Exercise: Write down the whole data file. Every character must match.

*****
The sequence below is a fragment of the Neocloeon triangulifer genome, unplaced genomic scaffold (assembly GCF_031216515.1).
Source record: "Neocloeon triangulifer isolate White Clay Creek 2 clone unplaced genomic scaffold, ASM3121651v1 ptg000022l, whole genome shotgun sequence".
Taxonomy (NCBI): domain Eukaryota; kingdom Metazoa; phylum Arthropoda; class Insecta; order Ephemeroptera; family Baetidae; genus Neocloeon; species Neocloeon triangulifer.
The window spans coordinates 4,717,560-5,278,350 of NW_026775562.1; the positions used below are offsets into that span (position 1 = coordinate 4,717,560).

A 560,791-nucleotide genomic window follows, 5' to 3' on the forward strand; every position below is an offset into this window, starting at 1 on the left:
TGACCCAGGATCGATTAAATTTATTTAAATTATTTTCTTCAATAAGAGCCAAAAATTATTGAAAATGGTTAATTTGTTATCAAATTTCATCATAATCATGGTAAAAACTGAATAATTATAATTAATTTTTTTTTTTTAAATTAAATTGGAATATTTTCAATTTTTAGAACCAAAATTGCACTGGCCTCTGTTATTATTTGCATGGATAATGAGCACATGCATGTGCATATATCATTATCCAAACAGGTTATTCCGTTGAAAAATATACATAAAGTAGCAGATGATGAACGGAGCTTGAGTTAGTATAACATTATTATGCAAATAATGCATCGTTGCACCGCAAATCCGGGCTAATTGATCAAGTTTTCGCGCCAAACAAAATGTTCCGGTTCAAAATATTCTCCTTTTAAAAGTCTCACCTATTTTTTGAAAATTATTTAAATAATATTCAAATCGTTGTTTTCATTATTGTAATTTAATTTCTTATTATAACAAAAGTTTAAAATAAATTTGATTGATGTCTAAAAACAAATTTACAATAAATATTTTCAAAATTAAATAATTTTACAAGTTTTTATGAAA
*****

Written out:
The sequence below is a fragment of the Neocloeon triangulifer genome, unplaced genomic scaffold (assembly GCF_031216515.1).
Source record: "Neocloeon triangulifer isolate White Clay Creek 2 clone unplaced genomic scaffold, ASM3121651v1 ptg000022l, whole genome shotgun sequence".
Taxonomy (NCBI): domain Eukaryota; kingdom Metazoa; phylum Arthropoda; class Insecta; order Ephemeroptera; family Baetidae; genus Neocloeon; species Neocloeon triangulifer.
The window spans coordinates 4,717,560-5,278,350 of NW_026775562.1; the positions used below are offsets into that span (position 1 = coordinate 4,717,560).

A 560,791-nucleotide genomic window follows, 5' to 3' on the forward strand; every position below is an offset into this window, starting at 1 on the left:
TGACCCAGGATCGATTAAATTTATTTAAATTATTTTCTTCAATAAGAGCCAAAAATTATTGAAAATGGTTAATTTGTTATCAAATTTCATCATAATCATGGTAAAAACTGAATAATTATAATTAATTTTTTTTTTTTAAATTAAATTGGAATATTTTCAATTTTTAGAACCAAAATTGCACTGGCCTCTGTTATTATTTGCATGGATAATGAGCACATGCATGTGCATATATCATTATCCAAACAGGTTATTCCGTTGAAAAATATACATAAAGTAGCAGATGATGAACGGAGCTTGAGTTAGTATAACATTATTATGCAAATAATGCATCGTTGCACCGCAAATCCGGGCTAATTGATCAAGTTTTCGCGCCAAACAAAATGTTCCGGTTCAAAATATTCTCCTTTTAAAAGTCTCACCTATTTTTTGAAAATTATTTAAATAATATTCAAATCGTTGTTTTCATTATTGTAATTTAATTTCTTATTATAACAAAAGTTTAAAATAAATTTGATTGATGTCTAAAAACAAATTTACAATAAATATTTTCAAAATTAAATAATTTTACAAGTTTTTATGAAA